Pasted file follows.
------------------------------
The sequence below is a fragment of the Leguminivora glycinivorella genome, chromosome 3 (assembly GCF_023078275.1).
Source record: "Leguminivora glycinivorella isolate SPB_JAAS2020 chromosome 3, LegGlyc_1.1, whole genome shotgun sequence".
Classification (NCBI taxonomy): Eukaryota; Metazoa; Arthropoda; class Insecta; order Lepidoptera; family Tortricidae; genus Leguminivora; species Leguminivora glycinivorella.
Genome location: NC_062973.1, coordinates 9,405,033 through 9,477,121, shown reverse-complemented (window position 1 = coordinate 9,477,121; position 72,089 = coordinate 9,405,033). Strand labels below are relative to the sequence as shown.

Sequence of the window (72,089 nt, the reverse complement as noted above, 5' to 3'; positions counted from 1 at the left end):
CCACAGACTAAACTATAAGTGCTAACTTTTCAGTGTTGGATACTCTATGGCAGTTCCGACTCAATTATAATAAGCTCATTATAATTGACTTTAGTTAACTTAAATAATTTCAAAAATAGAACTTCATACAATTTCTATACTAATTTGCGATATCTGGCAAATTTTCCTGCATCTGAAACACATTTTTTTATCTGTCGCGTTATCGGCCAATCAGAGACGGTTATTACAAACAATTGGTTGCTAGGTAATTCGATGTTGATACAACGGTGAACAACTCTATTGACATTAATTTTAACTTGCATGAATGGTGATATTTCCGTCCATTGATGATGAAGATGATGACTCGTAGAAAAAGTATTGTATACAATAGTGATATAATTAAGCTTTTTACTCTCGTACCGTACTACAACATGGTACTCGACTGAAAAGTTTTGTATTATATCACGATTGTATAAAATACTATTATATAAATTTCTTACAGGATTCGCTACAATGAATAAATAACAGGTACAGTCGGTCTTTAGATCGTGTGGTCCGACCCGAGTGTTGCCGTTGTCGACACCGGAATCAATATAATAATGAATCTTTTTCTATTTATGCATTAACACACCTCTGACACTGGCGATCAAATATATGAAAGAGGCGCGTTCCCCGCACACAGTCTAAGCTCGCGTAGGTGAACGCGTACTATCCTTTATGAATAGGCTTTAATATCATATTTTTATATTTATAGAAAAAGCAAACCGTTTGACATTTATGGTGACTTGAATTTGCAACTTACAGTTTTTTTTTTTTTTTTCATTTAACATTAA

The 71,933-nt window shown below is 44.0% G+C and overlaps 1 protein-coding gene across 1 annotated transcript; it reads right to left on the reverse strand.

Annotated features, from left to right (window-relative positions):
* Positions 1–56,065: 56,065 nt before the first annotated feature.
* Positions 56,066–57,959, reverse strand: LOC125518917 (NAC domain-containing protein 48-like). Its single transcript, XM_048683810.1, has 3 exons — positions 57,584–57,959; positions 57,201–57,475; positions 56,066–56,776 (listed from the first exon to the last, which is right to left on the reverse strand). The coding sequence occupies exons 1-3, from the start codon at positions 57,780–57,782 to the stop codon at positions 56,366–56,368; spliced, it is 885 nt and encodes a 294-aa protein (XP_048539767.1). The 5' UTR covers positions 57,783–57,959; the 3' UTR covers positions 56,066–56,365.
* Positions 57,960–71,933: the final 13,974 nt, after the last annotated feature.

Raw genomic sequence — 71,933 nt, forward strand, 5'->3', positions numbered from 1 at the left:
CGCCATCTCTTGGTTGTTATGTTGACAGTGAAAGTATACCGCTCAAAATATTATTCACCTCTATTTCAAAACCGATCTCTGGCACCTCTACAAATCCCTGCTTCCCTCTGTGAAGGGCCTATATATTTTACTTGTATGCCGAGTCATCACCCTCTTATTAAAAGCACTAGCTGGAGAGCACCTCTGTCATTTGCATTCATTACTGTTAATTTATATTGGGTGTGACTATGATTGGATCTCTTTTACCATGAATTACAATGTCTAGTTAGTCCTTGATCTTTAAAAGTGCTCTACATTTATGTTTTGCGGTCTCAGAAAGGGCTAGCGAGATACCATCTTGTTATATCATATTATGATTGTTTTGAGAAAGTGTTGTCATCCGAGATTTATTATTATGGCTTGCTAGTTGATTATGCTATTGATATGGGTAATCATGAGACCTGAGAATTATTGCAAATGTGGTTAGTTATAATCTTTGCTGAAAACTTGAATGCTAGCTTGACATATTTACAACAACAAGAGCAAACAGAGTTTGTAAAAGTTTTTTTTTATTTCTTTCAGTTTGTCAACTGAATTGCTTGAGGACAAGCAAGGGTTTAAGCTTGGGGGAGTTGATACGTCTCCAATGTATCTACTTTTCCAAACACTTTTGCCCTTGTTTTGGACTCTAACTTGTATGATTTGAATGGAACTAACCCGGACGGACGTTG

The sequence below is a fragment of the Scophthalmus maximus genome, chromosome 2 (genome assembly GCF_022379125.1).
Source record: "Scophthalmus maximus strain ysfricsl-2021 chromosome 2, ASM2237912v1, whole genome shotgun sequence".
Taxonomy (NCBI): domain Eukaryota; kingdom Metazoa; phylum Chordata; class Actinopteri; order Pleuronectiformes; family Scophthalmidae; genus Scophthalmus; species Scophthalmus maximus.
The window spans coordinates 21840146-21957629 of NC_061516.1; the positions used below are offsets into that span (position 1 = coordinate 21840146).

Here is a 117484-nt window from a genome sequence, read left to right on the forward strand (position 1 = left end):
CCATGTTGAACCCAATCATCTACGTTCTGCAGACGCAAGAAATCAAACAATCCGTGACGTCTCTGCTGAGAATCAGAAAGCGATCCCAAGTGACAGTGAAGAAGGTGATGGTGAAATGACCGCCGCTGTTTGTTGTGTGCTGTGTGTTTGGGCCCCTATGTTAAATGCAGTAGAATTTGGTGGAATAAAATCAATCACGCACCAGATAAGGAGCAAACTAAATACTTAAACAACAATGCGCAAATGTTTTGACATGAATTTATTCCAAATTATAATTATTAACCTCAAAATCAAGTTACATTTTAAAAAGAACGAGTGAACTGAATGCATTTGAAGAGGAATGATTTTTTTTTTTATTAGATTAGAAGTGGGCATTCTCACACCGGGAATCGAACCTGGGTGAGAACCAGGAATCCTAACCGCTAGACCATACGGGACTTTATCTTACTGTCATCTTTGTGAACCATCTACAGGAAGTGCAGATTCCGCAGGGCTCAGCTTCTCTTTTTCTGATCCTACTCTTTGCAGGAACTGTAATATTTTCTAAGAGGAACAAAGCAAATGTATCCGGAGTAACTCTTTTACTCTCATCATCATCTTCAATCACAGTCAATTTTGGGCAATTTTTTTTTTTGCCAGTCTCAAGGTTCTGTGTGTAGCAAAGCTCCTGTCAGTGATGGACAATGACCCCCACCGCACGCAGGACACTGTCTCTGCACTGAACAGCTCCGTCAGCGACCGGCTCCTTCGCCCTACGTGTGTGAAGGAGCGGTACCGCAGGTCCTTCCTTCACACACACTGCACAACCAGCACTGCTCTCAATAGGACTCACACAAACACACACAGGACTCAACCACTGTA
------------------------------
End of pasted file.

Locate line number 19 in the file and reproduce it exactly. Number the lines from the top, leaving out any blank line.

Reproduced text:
CCATGTTGAACCCAATCATCTACGTTCTGCAGACGCAAGAAATCAAACAATCCGTGACGTCTCTGCTGAGAATCAGAAAGCGATCCCAAGTGACAGTGAAGAAGGTGATGGTGAAATGACCGCCGCTGTTTGTTGTGTGCTGTGTGTTTGGGCCCCTATGTTAAATGCAGTAGAATTTGGTGGAATAAAATCAATCACGCACCAGATAAGGAGCAAACTAAATACTTAAACAACAATGCGCAAATGTTTTGACATGAATTTATTCCAAATTATAATTATTAACCTCAAAATCAAGTTACATTTTAAAAAGAACGAGTGAACTGAATGCATTTGAAGAGGAATGATTTTTTTTTTTATTAGATTAGAAGTGGGCATTCTCACACCGGGAATCGAACCTGGGTGAGAACCAGGAATCCTAACCGCTAGACCATACGGGACTTTATCTTACTGTCATCTTTGTGAACCATCTACAGGAAGTGCAGATTCCGCAGGGCTCAGCTTCTCTTTTTCTGATCCTACTCTTTGCAGGAACTGTAATATTTTCTAAGAGGAACAAAGCAAATGTATCCGGAGTAACTCTTTTACTCTCATCATCATCTTCAATCACAGTCAATTTTGGGCAATTTTTTTTTTTGCCAGTCTCAAGGTTCTGTGTGTAGCAAAGCTCCTGTCAGTGATGGACAATGACCCCCACCGCACGCAGGACACTGTCTCTGCACTGAACAGCTCCGTCAGCGACCGGCTCCTTCGCCCTACGTGTGTGAAGGAGCGGTACCGCAGGTCCTTCCTTCACACACACTGCACAACCAGCACTGCTCTCAATAGGACTCACACAAACACACACAGGACTCAACCACTGTA